Most of us have stood on a crowded London tube platform and heard a disembodied voice tell us to ‘Mind the Gap’. As you battle your way to a seat, the warning becomes just another irritating background noise.
I wouldn’t generally advise culling strategy tips from experiences with public transport, but for emerging technology companies embarking on the daunting journey from start-up to global business, minding the gap has never been more critical.
The gaps early stage companies need to straddle between proving a concept, raising money, developing a commercial product, carving out a meaningful market share, and creating a global business of significant value, have never been wider.
In fact, add up all the gaps on the journey to global success and they form a formidable chasm. Former British Prime Minister Benjamin Disraeli once warned: “The most dangerous strategy is to jump a chasm in two leaps.” He spoke wisely.
Helping companies to bridge that chasm in a systematic way is one of the most under-recognised but most valuable roles venture capital firms can perform.
Geoffrey Moore’s book ‘Crossing The Chasm’ contains the broad premise that any new technology is quickly acquired by innovators and early adopters, but there is a chasm to cross in order to get the more pragmatic and risk-averse majority to adopt it.
Early stage companies struggle to achieve widespread adoption of their products or services and many testify to the difficulty of getting a foot in the door of potential multinational customers.
Yet, in many cases (though not all) the development costs of a product can only be recovered if major corporates purchase or endorse the goods or services. Venture capital-backed companies need to do much more than recover costs to achieve their objectives.
Venture capital firms are highly motivated to help companies succeed. That involves much more than just money, although securing sufficient funding to sustain a business through different development stages is vital.
Too often the venture capital/entrepreneur relationship is portrayed as adversarial in nature. At SEP, we have never related to that and have always tried to adopt a collaborative, hands-on approach to our investments.
But tune in to the BBC’s TV show Dragon’s Den and you get a crude impression of an investment world populated by egomaniacs with thick wads of cash and an endless supply of withering putdowns. (Although admittedly, Dragon’s Den’s propensity to attract funding requests for the wackiest of ideas might try the patience of even the most good-natured investor.)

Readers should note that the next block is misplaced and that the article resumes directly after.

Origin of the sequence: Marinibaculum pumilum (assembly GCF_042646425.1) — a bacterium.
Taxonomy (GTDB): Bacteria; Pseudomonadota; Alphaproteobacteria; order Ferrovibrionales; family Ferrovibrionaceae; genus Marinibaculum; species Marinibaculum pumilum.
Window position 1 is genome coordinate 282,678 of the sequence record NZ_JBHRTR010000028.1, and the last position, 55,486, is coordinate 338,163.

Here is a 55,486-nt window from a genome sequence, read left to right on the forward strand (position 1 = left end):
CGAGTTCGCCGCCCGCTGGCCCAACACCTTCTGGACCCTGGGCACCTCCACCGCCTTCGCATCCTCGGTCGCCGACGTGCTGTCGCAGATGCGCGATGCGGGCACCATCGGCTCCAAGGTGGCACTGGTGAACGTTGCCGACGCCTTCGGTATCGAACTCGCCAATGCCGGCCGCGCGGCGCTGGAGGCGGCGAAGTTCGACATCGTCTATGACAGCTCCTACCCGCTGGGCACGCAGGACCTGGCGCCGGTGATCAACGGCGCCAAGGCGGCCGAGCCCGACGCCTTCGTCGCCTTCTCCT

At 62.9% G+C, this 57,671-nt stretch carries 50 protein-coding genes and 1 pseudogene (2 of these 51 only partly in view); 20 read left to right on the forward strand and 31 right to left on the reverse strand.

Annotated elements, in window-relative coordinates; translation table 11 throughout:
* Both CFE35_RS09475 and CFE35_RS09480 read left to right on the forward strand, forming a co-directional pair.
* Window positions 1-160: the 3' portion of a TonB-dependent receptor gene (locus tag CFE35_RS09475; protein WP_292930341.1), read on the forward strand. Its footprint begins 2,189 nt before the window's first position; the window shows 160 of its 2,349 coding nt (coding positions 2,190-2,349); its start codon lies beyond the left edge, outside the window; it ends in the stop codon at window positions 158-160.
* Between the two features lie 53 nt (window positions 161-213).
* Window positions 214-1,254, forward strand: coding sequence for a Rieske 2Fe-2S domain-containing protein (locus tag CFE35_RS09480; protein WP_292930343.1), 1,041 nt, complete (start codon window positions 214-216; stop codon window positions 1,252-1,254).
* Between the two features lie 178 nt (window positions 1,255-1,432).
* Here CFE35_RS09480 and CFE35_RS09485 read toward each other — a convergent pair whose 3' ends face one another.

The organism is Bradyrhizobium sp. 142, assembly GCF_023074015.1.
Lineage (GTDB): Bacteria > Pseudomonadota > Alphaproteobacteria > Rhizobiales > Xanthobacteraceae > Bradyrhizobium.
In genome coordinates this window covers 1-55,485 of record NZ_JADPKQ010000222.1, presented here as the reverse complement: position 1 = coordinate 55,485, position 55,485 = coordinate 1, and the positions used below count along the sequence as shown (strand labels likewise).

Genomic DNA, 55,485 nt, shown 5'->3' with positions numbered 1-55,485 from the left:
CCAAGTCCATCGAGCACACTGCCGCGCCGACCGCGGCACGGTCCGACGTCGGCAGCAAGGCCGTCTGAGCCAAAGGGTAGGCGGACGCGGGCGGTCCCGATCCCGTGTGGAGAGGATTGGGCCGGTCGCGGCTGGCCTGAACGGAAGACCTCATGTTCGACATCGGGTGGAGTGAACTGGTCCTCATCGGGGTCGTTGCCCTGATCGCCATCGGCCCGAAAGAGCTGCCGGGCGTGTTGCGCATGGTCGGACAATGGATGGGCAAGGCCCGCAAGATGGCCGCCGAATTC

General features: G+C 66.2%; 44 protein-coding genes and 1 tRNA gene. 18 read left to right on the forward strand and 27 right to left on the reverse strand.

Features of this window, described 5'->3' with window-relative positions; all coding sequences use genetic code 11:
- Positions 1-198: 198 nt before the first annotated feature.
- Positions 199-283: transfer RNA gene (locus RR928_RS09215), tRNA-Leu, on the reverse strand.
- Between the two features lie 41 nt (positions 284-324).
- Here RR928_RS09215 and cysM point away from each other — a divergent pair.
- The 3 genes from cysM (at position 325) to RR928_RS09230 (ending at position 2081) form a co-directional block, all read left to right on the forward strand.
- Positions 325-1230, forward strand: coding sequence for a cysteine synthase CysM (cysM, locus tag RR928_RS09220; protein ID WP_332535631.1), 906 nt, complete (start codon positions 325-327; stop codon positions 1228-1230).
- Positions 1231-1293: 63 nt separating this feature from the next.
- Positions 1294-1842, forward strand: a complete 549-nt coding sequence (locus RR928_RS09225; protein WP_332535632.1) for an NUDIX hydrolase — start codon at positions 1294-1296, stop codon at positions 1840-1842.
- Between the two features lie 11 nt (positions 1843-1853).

Working closely with portfolio companies to develop a route map to global success is something we take very seriously.
Directions vary depending on the sector a business is targeting or the development stage it has reached but tapping into a venture capital firm’s network is a crucial part of the equation. The ability to pick up a phone to a key contact in a major corporate can open doors to product trials, sales leads, or even result in recommendations for recruiting non-executives with the right expertise.
A common mistake made by technology entrepreneurs is to over-estimate the difficulty of getting their technology right and to under-estimate the difficulty of marketing and selling it effectively.
Succeeding in the latter requires a solid grasp of channels to market. This might mean initial sales efforts are focused on resellers or signing up second-tier customers, which could lead to a later sales to top-tier customers.
It is invariably very difficult to gain a foothold in a major corporation. Senior corporate executives are often unwilling to risk their company’s reputation (or indeed their own personal reputation) by championing a new product created by a start-up.
Sometimes the answer is to strengthen your proposition by partnering with a trusted existing supplier or by allying with a company whose products or services complement your own. At SEP, many of our portfolio companies have done precisely that, and to great effect.
The journey to global success is inevitably a fraught one and sometimes entrepreneurs feel they have been dealt the ‘Do Not Pass Go’ card one too many times. But venture capital expertise and commitment has a vital part to play in helping ambitious emerging technology companies to bridge the gaps and to reach their destination.